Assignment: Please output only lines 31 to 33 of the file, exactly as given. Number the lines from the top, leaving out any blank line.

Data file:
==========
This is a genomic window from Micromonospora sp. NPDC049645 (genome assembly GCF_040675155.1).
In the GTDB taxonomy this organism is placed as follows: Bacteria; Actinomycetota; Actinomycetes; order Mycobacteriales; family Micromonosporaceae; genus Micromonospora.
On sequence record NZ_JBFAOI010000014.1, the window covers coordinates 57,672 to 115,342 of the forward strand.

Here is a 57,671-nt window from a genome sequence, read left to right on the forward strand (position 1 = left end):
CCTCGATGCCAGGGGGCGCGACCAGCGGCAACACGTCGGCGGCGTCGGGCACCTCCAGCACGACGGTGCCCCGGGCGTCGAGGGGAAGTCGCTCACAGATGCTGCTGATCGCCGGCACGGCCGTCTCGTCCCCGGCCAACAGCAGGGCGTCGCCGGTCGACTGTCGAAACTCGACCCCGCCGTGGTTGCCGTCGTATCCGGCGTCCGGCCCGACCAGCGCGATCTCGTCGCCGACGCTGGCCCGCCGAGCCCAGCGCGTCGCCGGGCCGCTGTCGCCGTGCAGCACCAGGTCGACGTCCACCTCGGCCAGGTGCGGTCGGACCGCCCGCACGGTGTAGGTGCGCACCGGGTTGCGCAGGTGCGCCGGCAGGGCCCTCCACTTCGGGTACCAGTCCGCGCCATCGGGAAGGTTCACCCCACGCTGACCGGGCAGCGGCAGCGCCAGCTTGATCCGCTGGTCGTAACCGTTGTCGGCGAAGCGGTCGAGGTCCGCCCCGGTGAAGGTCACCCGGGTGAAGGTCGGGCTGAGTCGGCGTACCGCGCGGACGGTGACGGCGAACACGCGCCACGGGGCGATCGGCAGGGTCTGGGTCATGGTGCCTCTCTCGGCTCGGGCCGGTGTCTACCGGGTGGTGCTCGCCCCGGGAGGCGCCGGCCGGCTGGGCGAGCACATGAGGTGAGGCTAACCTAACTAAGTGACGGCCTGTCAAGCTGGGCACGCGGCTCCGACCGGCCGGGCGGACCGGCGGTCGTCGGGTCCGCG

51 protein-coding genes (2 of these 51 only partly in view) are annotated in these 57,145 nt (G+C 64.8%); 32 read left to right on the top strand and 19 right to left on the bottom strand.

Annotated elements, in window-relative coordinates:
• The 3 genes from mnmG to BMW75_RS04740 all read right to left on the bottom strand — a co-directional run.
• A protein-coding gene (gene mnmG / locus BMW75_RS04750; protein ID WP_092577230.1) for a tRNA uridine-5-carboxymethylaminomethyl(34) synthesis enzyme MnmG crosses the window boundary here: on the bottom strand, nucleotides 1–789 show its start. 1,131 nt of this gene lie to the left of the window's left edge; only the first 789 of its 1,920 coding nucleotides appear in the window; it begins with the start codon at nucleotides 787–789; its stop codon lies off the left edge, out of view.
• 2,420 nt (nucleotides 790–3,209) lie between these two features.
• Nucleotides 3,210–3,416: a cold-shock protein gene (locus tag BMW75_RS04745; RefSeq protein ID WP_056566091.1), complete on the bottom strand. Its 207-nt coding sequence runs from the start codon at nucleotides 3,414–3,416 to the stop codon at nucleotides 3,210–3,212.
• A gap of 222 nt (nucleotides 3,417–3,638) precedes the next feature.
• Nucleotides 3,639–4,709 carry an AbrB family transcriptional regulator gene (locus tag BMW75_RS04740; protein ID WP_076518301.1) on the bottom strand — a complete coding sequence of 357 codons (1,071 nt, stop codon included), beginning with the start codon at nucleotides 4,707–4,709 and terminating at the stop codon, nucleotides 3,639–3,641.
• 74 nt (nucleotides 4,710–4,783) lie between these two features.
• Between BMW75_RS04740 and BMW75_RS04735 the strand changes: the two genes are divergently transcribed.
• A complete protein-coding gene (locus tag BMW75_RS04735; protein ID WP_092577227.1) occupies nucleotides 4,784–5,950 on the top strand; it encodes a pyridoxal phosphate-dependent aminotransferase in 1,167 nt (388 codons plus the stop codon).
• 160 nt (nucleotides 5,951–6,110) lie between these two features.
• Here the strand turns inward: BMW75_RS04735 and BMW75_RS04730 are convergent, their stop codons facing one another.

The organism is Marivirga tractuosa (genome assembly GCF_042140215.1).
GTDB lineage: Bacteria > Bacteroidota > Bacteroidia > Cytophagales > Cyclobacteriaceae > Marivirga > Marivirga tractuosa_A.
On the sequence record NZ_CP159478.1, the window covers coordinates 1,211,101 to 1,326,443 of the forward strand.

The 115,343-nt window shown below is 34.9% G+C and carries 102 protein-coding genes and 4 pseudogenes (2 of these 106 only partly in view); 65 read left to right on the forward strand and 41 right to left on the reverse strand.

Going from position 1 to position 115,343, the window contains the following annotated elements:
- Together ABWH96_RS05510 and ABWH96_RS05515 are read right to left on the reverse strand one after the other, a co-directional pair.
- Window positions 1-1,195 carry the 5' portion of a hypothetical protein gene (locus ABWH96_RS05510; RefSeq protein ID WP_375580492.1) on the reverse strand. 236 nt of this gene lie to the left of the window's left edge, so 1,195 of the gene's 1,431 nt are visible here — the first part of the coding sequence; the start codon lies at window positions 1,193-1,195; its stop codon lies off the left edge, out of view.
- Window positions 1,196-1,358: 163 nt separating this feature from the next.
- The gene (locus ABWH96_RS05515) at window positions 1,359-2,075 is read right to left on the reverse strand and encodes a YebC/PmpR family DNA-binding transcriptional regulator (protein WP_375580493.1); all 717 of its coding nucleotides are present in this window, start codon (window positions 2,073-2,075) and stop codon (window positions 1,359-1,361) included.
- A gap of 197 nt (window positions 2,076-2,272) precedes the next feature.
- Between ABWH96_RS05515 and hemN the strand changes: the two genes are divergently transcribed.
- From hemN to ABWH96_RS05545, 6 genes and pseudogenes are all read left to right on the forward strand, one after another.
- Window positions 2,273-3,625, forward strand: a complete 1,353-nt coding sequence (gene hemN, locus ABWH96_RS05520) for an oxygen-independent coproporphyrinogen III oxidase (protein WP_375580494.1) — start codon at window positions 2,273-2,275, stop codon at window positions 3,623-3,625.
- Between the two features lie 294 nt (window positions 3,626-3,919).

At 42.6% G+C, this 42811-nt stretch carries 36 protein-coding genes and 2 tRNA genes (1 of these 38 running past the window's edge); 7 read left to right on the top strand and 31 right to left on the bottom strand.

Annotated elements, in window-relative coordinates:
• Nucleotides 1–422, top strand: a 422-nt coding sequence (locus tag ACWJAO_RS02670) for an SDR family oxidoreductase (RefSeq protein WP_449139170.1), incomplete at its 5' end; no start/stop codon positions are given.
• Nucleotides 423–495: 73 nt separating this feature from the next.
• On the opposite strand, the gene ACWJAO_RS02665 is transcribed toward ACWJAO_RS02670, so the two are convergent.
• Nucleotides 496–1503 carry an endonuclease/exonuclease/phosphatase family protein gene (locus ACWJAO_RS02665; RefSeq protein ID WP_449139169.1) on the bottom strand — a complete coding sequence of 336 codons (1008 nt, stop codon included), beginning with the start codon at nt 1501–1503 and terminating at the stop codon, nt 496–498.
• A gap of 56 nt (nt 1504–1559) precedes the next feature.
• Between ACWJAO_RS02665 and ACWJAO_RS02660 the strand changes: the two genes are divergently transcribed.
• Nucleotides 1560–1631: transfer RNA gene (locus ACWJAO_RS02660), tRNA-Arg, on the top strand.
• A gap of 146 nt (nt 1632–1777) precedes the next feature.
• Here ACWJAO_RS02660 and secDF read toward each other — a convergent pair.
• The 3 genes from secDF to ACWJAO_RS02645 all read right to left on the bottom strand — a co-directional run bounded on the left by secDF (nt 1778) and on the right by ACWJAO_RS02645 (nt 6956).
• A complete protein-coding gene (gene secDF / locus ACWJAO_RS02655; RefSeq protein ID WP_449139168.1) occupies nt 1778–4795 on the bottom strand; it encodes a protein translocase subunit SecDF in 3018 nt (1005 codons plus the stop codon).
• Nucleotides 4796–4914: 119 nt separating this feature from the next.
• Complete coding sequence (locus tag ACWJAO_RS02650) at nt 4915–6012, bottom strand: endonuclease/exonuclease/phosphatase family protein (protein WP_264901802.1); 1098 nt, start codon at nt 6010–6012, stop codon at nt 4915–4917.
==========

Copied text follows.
- Window positions 2,273-3,625, forward strand: a complete 1,353-nt coding sequence (gene hemN, locus ABWH96_RS05520) for an oxygen-independent coproporphyrinogen III oxidase (protein WP_375580494.1) — start codon at window positions 2,273-2,275, stop codon at window positions 3,623-3,625.
- Between the two features lie 294 nt (window positions 3,626-3,919).

At 42.6% G+C, this 42811-nt stretch carries 36 protein-coding genes and 2 tRNA genes (1 of these 38 running past the window's edge); 7 read left to right on the top strand and 31 right to left on the bottom strand.